This is perhaps best exemplified by 2 recently published AKI alert trials. The first trial was a pre/post intervention study of an alert within an ICU at a single center [42,43]. The alert was based on changes in UOP and creatinine and the attending physicians were notified by Digital Enhanced Cordless Technology phones whenever a patient transitioned from one AKI stage to the next. This study found that the alert led to an increase in the frequency of therapeutic interventions among patients with AKI (28.7 vs. 7.9%, p < 0.001) [42]. During the alert phase of the study, patients with AKI were more likely to receive fluid therapy, diuretics, and vasopressor support; additionally, the time to intervention was significantly reduced by the alert [42]. Finally, patients who developed “risk”-staged AKI were more likely to experience a return to baseline renal function within 8 h [42]. The second study was a single-center, hospital-wide, randomized controlled trial (RCT) of an AKI alert [3,44]. The covering intern, resident, or advanced practice provider (NP or PA) was notified when their patient met criteria for AKI based upon changes in serum creatinine values. Notably, in addition to identifying the patient as having AKI and requesting that the practitioner “take appropriate diagnostic and therapeutic measures,” the text of the alert informed the practitioner that the alert “does not fire for all patients with AKI [44].” This trial was essentially negative and did not find differences in maximum creatinine change, receipt of dialysis, death, or nephrotoxin administration [44].

While it may be tempting to take the negative results from this RCT as evidence that AKI alerts are ineffective, we believe this is the wrong conclusion to draw. There is plentiful evidence that AKI alerts can be effective; the ADQI working group given the task of reviewing the literature surrounding such alerts identified 11 studies demonstrating some degree of improvement with alert implantation [45]. What these 2 studies do underscore, however, is the complexity behind the alerting mechanism [46].

Some aspects of the alert are straightforward. Alerts and studies that examine them should employ the consensus definition for AKI. The ADQI consensus group felt that the full KDIGO definition should be employed, meaning that when available, the UOP criteria should be integrated in addition to the serum creatinine criteria [45]. Additionally, if the alert is meant to have a significant clinical impact, the alert must fire in real or near real time; given the rapidity with which AKI can progress, a delay in even 6-12 h could substantially reduce the utility of the alert. Also, any alert should, at a minimum, grade the severity of the AKI in the alerting process. Additional contextual details are likely to improve the performance of the alert and will help inform provider decision making; ideally alerts will strike a balance between adequate contextual information and minimal complexity. Finally, although the alert is capable of increasing AKI awareness, it must be combined with some sort of evidence-informed clinical decision support [42,45]. This may be a care bundle, a set of institutional guidelines, or electronic recommendations and physician order support.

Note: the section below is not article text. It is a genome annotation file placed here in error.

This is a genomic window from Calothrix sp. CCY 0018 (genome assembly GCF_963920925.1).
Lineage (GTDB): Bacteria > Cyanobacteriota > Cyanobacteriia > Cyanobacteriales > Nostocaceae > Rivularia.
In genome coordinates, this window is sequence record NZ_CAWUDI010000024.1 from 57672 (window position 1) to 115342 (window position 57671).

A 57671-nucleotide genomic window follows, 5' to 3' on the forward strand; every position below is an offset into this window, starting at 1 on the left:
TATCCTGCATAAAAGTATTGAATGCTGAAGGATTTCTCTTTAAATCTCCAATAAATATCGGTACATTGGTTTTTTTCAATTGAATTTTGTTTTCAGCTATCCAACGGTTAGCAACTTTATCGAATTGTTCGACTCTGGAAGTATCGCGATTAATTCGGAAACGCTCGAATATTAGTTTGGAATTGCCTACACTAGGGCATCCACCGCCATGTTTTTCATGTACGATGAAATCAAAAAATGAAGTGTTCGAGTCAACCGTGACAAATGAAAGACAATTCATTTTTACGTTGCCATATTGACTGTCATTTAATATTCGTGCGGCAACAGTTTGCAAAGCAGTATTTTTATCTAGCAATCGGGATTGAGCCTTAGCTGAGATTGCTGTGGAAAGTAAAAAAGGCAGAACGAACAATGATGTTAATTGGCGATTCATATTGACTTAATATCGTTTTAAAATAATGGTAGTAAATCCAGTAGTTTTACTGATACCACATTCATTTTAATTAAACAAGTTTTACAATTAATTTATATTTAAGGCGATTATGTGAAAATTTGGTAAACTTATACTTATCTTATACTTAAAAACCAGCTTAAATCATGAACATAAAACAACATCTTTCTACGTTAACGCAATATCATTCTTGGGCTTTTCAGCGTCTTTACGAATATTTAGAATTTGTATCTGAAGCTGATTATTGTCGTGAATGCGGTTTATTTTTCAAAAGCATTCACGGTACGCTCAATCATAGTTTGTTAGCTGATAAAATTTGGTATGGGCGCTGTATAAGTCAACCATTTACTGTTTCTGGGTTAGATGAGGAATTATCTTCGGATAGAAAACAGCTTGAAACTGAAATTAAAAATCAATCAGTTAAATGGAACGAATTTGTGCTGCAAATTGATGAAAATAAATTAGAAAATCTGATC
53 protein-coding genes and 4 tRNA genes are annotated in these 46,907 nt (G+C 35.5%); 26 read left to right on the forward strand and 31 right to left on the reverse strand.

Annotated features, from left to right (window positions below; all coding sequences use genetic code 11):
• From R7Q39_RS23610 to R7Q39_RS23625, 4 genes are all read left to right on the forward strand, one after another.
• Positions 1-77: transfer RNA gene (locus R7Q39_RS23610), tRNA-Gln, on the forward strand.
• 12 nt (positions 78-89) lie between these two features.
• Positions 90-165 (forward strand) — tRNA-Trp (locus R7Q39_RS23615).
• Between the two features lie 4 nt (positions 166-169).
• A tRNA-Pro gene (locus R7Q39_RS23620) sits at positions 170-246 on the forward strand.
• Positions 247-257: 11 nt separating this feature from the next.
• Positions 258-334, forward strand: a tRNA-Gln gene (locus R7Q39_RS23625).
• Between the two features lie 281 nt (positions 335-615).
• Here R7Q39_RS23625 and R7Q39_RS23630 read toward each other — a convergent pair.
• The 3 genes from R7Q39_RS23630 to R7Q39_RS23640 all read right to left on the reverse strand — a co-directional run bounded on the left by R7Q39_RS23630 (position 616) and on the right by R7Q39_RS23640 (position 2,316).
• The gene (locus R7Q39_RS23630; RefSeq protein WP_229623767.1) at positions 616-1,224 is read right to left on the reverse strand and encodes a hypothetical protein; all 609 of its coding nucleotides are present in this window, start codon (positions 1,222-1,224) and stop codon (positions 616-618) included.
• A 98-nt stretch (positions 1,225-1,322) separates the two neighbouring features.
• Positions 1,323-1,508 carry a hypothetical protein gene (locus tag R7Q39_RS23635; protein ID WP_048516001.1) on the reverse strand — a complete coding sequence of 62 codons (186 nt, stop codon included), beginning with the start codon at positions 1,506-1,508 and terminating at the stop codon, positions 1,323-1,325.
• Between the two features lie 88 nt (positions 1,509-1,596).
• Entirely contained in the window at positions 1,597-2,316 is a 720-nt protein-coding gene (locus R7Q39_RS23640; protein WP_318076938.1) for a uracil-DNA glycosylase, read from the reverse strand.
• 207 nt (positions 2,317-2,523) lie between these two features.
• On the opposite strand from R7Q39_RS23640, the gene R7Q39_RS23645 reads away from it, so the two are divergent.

Other aspects of alerting are more variable and are highly dependent upon the goals and targets of the alert. The first such feature is the location of the alert. Prior to integrating an alert, it is important to determine where it will fire. Will it be active in the ICUs where AKI is common but more overt? Or would it be more effective on non-critical care wards where AKI is less ubiquitous but more commonly missed? Should it be active only in the inpatient setting or might there be a role among ambulatory patients? The second characteristic is the target of the alert - the person to whom the alert is delivered. In the aforementioned examples, the alert delivered directly to the attending physician was more effective than the alert delivered to the resident/intern/AHP. Although it is obvious that the alert should be delivered to the primary service, it is challenging to know which member of that service is likely to derive the most value from the information. It is likely that this may differ between institutions, but it is an aspect that must be discussed prior to implementation. Another attribute is the alerting method or medium. There are a variety of ways the alert can be delivered. The studies above utilized text pages and phones. Other options include EHR alerts or reports delivered to providers at certain time intervals. Data on alerting medium are lacking, but it is clear that the choice of the alerting method will need to be tailored to the individual goals. The last aspect that is necessary to consider is the disruptiveness of the alert. Some alerts do not need to be acknowledged, whereas others require intervention and may disrupt bedside workflow. Clearly, the disruptiveness will impact physician acceptance and alert effectiveness; compliance has been found to be greater with increasing disruptiveness [46]. As stated, all of these variable aspects must be carefully identified and defined in the context of the alerting goal and target outcome. If the aim is to identify AKI cases more accurately, a successful alert might be standalone, non-disruptive, and delivered to ancillary staff using a near-real time report. However, if the goal is to reduce AKI progression or improve mortality, the AKI alert would ideally be in real time, highly disruptive, delivered to the provider most intimately involved in the patients' care, and connected to specific, highly actionable clinical decision support. What is clear, however, is that a comprehensive implementation strategy and a robust mechanism for auditing, feedback, and improvement must be developed prior to putting any alerting tool into practice [46].